Posted in Personal, Selfstudy, Uncategorized

Finding a matching Language Partner

In my specific case, my Korean language journey didn’t really take off until I made my first Language partner. Despite not being able to create even simple sentences at that point, it really took off faster than I ever could have imagined as soon I started talking with Korean people every day.

For quite a while now, I have noticed so many people struggling with finding a good language partner. Not because there aren’t any, because with a little WiFi access you can find plenty of people in a short amount of time. It seems like there is just more and more language learners out there who are giving up because they either don’t get properly along with their partners, because they get overwhelmed by the amount of crazy people out there or because their partner just disappears or simply end their contact.
Seeing how much language partners and Korean friends have helped me during the last year of studying, I really feel sad when I see people give up on this amazing resource, and since I too have met my share of weirdos and felt my share of disappointment, I thought I would make this post to help out and give some advice to those who feel discouraged, as well as maybe explaining some of the reasons behind these problems. Let me just start out with a warning and a disclaimer. This post will be one of my longer ones and as with anything else I post on my blog, this is 100% my own experiences and they might not help you at all.

When I first joined HelloTalk to search for language partners I was extremely lucky from the very first day, and if I hadn’t been so lucky, I might have given up like many other learners. On the very first day I wrote a message to a girl on my age and we immediately got along. We still talk today even a year after, though not as often as in the beginning. Just a few days later I was contacted by another person whom I consider one of my closest friends today. Unlike many people, it took me a while to discover all the odd people ㅎㅎ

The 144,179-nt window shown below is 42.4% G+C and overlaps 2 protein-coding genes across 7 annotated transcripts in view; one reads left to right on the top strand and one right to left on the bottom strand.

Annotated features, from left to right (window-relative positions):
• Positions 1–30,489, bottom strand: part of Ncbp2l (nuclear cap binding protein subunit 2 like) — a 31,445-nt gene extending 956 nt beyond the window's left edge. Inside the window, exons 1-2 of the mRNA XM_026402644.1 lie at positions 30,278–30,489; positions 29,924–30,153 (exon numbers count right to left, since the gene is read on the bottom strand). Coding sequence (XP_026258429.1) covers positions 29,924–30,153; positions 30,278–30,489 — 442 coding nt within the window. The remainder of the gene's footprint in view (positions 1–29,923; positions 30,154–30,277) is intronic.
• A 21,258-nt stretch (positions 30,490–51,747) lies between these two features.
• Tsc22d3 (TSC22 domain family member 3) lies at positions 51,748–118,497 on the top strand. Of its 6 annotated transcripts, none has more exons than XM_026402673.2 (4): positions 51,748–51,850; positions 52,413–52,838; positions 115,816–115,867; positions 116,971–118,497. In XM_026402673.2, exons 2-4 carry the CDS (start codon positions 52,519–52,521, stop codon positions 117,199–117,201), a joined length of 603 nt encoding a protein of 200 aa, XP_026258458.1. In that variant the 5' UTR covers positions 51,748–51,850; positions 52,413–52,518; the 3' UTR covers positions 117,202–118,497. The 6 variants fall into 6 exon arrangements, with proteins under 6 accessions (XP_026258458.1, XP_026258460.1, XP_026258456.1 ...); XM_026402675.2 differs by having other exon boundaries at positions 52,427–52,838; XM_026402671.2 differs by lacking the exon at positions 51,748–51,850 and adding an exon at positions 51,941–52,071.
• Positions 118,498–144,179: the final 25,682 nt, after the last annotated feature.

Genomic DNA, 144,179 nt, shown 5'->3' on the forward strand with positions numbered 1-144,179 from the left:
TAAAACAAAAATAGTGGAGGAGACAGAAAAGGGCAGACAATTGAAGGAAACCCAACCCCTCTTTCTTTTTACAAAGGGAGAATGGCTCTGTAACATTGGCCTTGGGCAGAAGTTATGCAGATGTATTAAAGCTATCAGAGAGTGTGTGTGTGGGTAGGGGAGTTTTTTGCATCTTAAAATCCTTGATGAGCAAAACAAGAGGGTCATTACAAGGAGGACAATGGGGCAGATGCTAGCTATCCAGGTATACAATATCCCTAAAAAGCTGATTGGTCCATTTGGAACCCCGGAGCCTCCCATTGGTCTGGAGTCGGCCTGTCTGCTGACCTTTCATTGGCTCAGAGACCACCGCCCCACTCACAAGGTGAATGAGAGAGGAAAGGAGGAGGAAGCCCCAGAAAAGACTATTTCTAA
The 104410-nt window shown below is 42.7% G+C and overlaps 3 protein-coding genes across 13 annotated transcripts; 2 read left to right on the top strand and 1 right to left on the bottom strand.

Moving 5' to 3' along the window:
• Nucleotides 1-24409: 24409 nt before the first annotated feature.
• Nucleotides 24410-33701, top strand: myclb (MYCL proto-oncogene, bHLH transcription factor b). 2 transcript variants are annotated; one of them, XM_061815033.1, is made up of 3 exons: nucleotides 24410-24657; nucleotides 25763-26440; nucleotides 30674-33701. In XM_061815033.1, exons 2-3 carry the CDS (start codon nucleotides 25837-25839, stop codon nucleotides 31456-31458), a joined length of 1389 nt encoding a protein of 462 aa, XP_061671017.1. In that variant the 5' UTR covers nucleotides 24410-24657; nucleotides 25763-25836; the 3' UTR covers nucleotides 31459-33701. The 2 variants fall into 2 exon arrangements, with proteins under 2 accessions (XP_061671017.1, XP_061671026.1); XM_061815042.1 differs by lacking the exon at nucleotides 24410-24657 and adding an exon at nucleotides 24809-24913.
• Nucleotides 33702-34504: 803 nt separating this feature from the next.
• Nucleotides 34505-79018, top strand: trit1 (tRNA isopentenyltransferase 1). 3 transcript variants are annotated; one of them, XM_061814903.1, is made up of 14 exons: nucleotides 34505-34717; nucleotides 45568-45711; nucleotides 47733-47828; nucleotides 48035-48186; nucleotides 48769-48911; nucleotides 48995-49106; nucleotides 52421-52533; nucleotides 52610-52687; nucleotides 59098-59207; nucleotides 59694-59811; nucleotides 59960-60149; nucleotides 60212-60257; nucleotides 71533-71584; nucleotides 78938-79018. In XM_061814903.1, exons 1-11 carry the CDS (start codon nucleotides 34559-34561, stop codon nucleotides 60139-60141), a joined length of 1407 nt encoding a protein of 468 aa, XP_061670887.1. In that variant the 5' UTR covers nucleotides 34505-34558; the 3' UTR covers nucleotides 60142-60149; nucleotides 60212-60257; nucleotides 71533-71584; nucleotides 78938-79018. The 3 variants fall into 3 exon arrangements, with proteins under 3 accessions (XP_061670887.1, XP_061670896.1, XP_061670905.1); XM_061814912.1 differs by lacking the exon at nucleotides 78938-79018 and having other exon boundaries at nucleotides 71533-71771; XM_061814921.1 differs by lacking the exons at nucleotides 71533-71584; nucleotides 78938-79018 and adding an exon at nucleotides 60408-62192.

Anyway, as mentioned earlier it seems to me that many people are giving up because they either don’t get properly along with their partners, because of the crazy people or because their partner just disappears or simply end their contact. So what’s up with all of this?
Well first of all, there’s crazy people everywhere and the chances are that you will probably run into quite a few of them. By crazy people I mean everything from people who wants your contact information even though you just met, people who wants to date and so on. I even had a random man propose to me in his second message as well as French person who practically bombarded me with French messages despite the fact that I made it very clear that I don’t speak French at all. However these people aren’t really that big of a problem in my opinion. They usually accept it when I turn them down and those who doesn’t, goes away after ignoring them once or twice. If you are super unlucky and they just won’t let you be, then remember that you always have the option of blocking them.
I know that writing all of this probably just makes some of you guys feel even more worried about language exchange, but it really doesn’t happen that often. I just want to make sure that you all have considered this part so that you can overcome the problem a lot easier, without being surprised or shocked. Once you have prepared yourself to the craziness you can move on and think about how you personally want to handle these situations and thereby move on from these episodes faster.
The next thing I want to talk about is when you get ignored. Either from the very beginning or after talking for a while. This is definitely the problem I hear the most about and I think this is one of the biggest struggles to overcome.
The first and most important point about this: DO NOT TAKE IT PERSONALLY! There can be so many reasons for this to happen and if you take it personally every single time, then online language exchange will be nothing but self-torture. I really can not stress this enough! Got it? Okay then.